These bookstores are full with guidebook and notebooks for all classes published by Panjeree, Lecture, Anupam, Royal, Adil, Computer, Jupiter and Classic for English version. Besides, Panjeree, Jupiter, Popy, Mizan Library, Kajal Brothers, and the Royal Scientific Publication’s guidebooks for Class XI and XII are also on display.
These books have different attractive names like Test Paper, Auxiliary Books, Made Easy, One in All and others. Besides these guidebooks, there are various guidebooks for graduation and post-graduation level students, for admission and job coaching, English proficiency tests and others.
All these are happening although there is a law that has banned notebooks in Bangladesh with penalty and punishment for breaching it.
Considering that notebooks might be hindering the development of creativity of students, the government banned printing, import, sale and marketing of notebooks in April 1980.
Note-Books (Prohibition) Act, 1980 prohibit printing, publication, import, distribution and sale of note-books on textbooks for primary schools and secondary schools up to Class VIII.
According to the law, notebook means any printed book that contains notes, annotations, explanations, comments, references, answers or solutions to any questions on any subject or matter in, or translations or paraphrases of any part of, any textbook but does not include any such book published by, or under the authority of, the board.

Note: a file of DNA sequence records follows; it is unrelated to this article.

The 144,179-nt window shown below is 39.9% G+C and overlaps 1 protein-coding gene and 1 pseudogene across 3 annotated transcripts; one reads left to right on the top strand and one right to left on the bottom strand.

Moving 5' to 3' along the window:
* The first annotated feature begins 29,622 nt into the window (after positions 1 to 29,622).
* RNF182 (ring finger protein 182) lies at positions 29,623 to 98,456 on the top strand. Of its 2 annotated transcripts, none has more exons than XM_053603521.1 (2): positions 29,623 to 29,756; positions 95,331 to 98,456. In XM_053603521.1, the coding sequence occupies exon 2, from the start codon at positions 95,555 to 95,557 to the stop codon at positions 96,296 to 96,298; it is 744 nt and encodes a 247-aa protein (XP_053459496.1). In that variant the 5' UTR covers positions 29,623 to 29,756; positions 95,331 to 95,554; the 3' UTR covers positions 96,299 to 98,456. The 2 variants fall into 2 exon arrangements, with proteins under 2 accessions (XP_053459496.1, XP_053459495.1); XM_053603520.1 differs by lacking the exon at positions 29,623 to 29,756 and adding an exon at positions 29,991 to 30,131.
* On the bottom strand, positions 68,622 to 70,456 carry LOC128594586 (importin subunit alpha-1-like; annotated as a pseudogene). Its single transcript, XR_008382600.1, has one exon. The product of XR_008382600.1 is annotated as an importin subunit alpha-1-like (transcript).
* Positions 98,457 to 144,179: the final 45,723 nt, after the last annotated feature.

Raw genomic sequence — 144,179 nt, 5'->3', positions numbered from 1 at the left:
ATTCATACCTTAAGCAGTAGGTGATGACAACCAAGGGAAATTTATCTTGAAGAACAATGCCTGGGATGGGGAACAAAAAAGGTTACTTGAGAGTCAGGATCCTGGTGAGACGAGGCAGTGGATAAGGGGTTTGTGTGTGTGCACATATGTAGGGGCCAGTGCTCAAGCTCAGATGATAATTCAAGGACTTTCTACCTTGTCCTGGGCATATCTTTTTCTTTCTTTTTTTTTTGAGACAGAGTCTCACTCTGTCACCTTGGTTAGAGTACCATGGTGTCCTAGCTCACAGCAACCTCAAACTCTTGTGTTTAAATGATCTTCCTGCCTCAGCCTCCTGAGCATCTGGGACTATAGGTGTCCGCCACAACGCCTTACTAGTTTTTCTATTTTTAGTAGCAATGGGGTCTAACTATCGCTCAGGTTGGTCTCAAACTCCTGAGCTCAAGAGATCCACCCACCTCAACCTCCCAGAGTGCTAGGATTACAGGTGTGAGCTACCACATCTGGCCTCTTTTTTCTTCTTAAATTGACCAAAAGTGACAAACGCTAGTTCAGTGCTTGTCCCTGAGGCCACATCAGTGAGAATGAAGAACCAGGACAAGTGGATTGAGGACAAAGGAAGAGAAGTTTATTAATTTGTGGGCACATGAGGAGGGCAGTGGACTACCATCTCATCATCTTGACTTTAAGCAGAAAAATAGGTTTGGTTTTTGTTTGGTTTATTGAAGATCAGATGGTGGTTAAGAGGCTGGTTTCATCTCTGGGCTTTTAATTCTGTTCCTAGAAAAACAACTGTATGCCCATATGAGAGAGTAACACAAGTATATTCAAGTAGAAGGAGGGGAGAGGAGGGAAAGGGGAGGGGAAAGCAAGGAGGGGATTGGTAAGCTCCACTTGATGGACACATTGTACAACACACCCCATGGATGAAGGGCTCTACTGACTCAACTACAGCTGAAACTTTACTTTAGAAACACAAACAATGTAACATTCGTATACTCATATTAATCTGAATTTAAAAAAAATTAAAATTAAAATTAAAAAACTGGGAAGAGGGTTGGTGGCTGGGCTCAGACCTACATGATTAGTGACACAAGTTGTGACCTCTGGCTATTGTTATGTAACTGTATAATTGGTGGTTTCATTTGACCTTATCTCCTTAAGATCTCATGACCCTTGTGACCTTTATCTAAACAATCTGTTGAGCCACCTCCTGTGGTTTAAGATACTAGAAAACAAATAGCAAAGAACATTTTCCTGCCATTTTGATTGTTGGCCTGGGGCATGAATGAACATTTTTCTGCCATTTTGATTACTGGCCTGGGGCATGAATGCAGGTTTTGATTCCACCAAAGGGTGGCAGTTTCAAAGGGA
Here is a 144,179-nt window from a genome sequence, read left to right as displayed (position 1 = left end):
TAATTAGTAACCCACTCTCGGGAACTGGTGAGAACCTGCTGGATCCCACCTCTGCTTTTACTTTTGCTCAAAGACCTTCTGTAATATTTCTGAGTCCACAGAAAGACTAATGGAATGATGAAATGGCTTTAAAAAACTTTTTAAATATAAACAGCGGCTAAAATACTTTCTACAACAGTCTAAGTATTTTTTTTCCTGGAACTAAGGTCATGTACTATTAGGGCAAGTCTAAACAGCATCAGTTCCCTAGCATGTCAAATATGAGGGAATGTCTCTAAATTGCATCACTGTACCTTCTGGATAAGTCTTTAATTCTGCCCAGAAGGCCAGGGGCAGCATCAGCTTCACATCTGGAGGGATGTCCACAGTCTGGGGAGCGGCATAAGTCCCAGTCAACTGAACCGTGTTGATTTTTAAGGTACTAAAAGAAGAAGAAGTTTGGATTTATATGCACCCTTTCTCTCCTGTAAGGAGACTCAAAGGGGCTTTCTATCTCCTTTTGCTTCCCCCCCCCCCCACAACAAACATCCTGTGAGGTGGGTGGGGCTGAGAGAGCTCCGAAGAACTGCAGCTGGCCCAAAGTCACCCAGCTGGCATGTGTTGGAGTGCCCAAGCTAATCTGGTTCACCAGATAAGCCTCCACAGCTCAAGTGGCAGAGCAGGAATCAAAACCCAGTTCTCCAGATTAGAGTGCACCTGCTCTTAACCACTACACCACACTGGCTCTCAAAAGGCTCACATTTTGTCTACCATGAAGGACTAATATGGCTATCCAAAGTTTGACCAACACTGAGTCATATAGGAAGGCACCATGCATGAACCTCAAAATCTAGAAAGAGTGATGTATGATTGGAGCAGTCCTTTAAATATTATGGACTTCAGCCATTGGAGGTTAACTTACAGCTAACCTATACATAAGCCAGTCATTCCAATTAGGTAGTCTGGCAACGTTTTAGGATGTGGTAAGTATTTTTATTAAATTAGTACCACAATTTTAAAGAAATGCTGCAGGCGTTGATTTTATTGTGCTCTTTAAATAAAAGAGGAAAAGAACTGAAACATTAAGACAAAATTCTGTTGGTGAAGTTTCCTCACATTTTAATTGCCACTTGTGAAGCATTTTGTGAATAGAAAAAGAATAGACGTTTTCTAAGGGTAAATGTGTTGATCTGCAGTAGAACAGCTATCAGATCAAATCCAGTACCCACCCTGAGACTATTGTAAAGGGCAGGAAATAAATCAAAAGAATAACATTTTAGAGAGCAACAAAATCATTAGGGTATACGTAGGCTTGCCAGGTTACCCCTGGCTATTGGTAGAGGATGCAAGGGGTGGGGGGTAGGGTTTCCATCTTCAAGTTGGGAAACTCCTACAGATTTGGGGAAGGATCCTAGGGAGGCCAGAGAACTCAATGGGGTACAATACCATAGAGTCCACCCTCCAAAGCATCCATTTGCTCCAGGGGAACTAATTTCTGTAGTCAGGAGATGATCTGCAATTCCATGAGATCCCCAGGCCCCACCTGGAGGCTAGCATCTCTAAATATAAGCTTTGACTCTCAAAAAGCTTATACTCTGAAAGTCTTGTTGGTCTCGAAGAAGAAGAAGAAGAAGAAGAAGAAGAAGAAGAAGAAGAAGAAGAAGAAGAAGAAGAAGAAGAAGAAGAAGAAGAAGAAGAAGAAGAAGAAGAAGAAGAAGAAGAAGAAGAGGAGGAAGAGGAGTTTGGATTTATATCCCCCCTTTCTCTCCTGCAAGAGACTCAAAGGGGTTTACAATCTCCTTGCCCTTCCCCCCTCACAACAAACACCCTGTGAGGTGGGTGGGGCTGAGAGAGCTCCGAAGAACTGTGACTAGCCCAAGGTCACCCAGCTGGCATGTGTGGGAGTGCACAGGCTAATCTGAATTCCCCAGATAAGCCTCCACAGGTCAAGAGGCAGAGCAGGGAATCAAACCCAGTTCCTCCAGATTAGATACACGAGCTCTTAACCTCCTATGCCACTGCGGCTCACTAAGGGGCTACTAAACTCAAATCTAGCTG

Section 3 of the law says ‘No person shall print, publish, import, sell, distribute or in any manner put into circulation or keep for printing, publication, sale, distribution or circulation of any notebook’.
Whoever contravenes any provision of section 3 shall be punishable with rigorous imprisonment for a term which may extend to seven years, or with fine which may extend to Tk 25,000, or with both, it says.
The education ministry in December 2007 issued an order to all deputy commissioners to take steps, including conducting mobile courts, to enforce the law.
The then president of Bangladesh Book Publishers and Sellers Association Abu Taher filed a writ petition with the High Court in February 2008 challenging legality of the government order.
In March in 2008, a High Court bench gave the verdict that not only notebooks but also guidebooks would be banned.
Later, the notebook publishers filed a writ with the Supreme Court against the HC verdict. But the Appellate Division of the Supreme Court dismissed the writ in December 2009.
‘Law by and large remains on paper,’ says Siddiqur, also former Dhaka University Institute of Education and Research director.
‘We hardly see any initiatives from the authorities to curb the booming illegal guidebook and notebook business,’ he laments.
‘We never have heard about any action against any of the publishing houses,’ he adds.
Education policy 2010 says that one of the aims of education will be to foster creative and thinking faculties among the learners through a system of education that contains indigenous spirit and elements and which will lead to a life-oriented development of knowledge of the learners.